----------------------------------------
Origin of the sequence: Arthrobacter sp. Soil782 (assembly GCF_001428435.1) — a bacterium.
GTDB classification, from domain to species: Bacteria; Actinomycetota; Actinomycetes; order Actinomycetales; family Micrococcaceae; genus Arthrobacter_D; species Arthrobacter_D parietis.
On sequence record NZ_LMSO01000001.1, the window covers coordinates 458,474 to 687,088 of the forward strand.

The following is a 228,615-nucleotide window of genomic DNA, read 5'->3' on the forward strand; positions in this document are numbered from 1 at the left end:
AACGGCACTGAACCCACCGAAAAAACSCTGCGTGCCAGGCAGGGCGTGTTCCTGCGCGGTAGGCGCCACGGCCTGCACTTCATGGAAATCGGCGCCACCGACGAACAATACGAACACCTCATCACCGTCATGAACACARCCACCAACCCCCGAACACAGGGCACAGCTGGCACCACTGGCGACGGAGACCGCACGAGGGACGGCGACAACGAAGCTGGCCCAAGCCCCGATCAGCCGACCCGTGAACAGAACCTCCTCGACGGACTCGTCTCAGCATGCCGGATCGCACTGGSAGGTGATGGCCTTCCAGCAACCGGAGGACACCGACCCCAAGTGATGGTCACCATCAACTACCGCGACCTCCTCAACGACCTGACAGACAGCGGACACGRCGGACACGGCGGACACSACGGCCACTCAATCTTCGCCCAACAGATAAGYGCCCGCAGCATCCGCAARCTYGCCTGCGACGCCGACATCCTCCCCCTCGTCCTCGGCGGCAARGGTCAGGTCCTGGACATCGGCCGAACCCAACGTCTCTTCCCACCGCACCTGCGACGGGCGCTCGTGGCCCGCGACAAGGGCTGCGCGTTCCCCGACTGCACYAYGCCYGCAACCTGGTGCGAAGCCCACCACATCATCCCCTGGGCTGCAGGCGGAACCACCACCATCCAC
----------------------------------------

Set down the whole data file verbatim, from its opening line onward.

Origin of the sequence: Arthrobacter sp. Soil782 (assembly GCF_001428435.1) — a bacterium.
GTDB classification, from domain to species: Bacteria; Actinomycetota; Actinomycetes; order Actinomycetales; family Micrococcaceae; genus Arthrobacter_D; species Arthrobacter_D parietis.
On sequence record NZ_LMSO01000001.1, the window covers coordinates 458,474 to 687,088 of the forward strand.

The following is a 228,615-nucleotide window of genomic DNA, read 5'->3' on the forward strand; positions in this document are numbered from 1 at the left end:
AACGGCACTGAACCCACCGAAAAAACSCTGCGTGCCAGGCAGGGCGTGTTCCTGCGCGGTAGGCGCCACGGCCTGCACTTCATGGAAATCGGCGCCACCGACGAACAATACGAACACCTCATCACCGTCATGAACACARCCACCAACCCCCGAACACAGGGCACAGCTGGCACCACTGGCGACGGAGACCGCACGAGGGACGGCGACAACGAAGCTGGCCCAAGCCCCGATCAGCCGACCCGTGAACAGAACCTCCTCGACGGACTCGTCTCAGCATGCCGGATCGCACTGGSAGGTGATGGCCTTCCAGCAACCGGAGGACACCGACCCCAAGTGATGGTCACCATCAACTACCGCGACCTCCTCAACGACCTGACAGACAGCGGACACGRCGGACACGGCGGACACSACGGCCACTCAATCTTCGCCCAACAGATAAGYGCCCGCAGCATCCGCAARCTYGCCTGCGACGCCGACATCCTCCCCCTCGTCCTCGGCGGCAARGGTCAGGTCCTGGACATCGGCCGAACCCAACGTCTCTTCCCACCGCACCTGCGACGGGCGCTCGTGGCCCGCGACAAGGGCTGCGCGTTCCCCGACTGCACYAYGCCYGCAACCTGGTGCGAAGCCCACCACATCATCCCCTGGGCTGCAGGCGGAACCACCACCATCCAC